Making belts from the ribbon is a fun and rewarding craft, enjoyable by the young, and the not so young alike.
The first thing you need to do is decide what supplies you will need, and to gather them together.
The supplies you will need can be found at craft supply stores, fabric stores, and in the craft section of many mass-merchandise stores. You will need to decide what kind of ribbon you want, what type of buckle to use, and whether you’ll be sewing, or gluing the buckle pieces on. If you will be gluing, which is ideal for children, you will need to be sure you have washable fabric glue.
The kind of ribbon is up to you. You can choose a ribbon to specifically match a special outfit, your favorite color, or simply just a pretty ribbon that caught your eye. The ribbon can be any width you like, but keep in mind how it will fit on your waist. A one-half, to three-quarters of an inch, is good for a small child, three-quarters of an inch, to one inch for an older child, and one to two inches for an adult works best.
There are many different types of belt buckles available. The most common for ribbon belts are D rings. They are simply metal, or sometimes plastic rings shaped like Ds. They are both attached to the same end of the belt, and the other end of the ribbon is looped through them to fasten. They work better with ribbon than a traditional buckle because you do not have to poke holes in the delicate fabric to fasten them. They are also easy to coordinate with the ribbon because they come in many metals and colors. The size of your buckle depends on the width of your ribbon, too big a buckle will not fit, and too small will make your ribbon sloppy.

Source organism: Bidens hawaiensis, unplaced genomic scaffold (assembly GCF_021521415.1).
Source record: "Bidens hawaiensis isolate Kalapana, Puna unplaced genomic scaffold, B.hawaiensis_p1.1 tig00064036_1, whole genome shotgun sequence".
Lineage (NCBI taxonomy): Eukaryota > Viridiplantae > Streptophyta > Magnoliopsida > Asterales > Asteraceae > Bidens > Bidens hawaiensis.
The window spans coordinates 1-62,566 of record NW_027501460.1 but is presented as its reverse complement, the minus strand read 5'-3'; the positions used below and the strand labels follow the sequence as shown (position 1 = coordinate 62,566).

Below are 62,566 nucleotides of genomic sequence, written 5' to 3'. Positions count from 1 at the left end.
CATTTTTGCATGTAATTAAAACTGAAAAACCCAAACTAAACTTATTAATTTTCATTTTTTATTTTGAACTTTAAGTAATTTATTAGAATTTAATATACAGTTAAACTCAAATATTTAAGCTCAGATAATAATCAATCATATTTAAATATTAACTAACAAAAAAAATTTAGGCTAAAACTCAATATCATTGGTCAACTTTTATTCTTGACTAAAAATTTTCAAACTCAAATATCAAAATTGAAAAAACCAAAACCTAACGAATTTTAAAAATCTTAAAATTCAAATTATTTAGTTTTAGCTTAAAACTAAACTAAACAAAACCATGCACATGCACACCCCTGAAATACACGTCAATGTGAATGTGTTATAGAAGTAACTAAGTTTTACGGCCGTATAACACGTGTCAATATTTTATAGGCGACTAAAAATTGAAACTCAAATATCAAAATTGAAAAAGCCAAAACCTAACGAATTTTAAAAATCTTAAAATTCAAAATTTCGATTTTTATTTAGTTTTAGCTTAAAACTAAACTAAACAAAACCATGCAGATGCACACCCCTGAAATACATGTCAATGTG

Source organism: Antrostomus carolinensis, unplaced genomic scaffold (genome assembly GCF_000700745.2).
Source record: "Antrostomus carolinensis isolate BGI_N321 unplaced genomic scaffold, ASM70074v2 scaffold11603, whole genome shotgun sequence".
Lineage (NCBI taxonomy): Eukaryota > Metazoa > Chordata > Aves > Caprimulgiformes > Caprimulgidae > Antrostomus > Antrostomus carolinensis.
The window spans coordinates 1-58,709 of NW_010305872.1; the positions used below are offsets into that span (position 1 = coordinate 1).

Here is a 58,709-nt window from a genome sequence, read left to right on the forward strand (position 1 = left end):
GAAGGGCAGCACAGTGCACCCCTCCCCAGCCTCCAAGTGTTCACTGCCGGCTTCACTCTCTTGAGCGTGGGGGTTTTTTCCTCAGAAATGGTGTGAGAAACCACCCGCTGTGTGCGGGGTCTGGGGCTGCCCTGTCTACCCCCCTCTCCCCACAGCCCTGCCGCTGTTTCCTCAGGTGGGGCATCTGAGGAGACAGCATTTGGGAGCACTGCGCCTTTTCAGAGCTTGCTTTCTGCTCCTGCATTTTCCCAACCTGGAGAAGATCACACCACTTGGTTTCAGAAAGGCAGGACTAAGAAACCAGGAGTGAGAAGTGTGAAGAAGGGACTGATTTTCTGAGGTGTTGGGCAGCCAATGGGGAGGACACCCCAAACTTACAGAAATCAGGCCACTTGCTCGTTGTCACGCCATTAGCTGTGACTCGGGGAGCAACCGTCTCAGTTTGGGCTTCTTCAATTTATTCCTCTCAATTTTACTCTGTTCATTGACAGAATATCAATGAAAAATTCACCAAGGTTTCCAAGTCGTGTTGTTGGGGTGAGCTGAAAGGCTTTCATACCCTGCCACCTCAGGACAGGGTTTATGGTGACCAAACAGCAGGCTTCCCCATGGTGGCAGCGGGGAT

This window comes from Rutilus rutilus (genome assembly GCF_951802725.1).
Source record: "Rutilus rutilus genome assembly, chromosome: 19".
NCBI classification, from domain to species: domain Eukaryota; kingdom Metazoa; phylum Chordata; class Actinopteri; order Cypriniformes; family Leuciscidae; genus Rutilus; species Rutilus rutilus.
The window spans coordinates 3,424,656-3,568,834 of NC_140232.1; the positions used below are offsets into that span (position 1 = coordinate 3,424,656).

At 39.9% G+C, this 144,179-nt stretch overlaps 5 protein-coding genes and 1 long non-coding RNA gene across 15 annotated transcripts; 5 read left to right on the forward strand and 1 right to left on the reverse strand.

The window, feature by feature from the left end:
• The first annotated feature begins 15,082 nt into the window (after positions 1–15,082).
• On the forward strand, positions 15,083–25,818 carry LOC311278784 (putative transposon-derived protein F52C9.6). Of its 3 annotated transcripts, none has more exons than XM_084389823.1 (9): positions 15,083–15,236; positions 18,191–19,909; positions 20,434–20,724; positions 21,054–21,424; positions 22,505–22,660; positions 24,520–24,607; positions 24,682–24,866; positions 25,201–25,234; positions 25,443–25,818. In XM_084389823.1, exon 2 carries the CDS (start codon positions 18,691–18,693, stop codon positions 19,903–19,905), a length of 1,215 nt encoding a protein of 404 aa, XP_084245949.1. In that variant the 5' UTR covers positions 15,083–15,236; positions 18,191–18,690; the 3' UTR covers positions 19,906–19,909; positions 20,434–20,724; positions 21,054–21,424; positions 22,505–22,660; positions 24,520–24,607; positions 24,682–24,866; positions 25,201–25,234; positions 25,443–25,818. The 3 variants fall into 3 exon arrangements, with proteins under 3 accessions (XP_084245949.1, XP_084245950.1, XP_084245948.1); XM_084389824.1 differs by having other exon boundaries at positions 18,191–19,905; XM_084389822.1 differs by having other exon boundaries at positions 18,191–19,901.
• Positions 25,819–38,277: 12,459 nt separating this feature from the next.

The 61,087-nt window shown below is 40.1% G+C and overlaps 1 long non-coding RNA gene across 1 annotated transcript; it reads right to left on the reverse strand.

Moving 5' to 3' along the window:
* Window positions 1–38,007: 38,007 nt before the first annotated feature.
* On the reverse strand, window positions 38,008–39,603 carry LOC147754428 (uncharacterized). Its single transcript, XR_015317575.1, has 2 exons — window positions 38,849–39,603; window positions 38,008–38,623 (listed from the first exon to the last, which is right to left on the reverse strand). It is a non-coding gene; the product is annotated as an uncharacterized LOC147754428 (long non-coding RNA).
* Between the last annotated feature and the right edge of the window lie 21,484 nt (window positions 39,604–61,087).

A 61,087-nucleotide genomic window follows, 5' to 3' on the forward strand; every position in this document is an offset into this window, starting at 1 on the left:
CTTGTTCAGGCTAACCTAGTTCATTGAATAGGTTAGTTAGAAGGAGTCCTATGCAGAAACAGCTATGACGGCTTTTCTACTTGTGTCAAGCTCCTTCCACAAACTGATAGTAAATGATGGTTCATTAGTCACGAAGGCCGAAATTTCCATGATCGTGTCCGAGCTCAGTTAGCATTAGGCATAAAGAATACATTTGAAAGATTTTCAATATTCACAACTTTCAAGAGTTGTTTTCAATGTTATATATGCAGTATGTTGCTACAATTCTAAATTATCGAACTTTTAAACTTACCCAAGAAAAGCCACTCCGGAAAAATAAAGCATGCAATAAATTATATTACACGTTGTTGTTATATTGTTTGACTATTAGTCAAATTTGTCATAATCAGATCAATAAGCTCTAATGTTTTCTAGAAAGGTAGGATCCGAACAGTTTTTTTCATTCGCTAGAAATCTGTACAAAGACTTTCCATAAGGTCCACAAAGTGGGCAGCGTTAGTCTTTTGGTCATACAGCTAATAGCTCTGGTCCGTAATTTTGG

After you have chosen all the components of your belt, gathered them, and settled on a workspace, you can begin on your belt.
First, measure how long you will need your belt to be, keeping in mind that you will need a little extra on the ends to attach the buckles, and some to loop through to fasten. About three inches should do fine. Then, cut your ribbon to that length; be sure to have an adult do all the cutting for a child.
Next, you will need to hem the fastening end, if using D rings. Or, for other types of buckles, attach one buckle end.
To hem, fold over about one-quarter inch of the end of the ribbon. Be sure to fold it over towards the back, so you will have a clean look. Press it with a firm object to the crease, or iron it if the fabric is stubborn. Then, if sewing, sew with a straight stitch, by hand, or run it through a sewing machine. If gluing, apply a small bead of glue, and hold together for a few seconds. Too much glue will cause a wrinkled and messy hem and may take longer to hold.
To attach a buckle, fold over about a half-inch of the ribbon and crease, just as you would with the hem above. Then, slide the ribbon through the slit of the buckle at the opposite end of the fastening device, and then sew or glue as above, encasing the buckle within.
Then, attach the other half of the buckle on the other end of the ribbon in the same way, or attach the D rings.
To attach D rings, follow the same steps as attaching a regular belt buckle, but slid on both rings on one end. Be sure that when you sew or glue the D rings in, the rounded sides of the rings are the sides sticking out.
With such a quick, easy craft, in any rainy afternoon you can create a unique belt for every outfit in your closet or a personalized gift for everyone on your holiday gift-giving list.With such a quick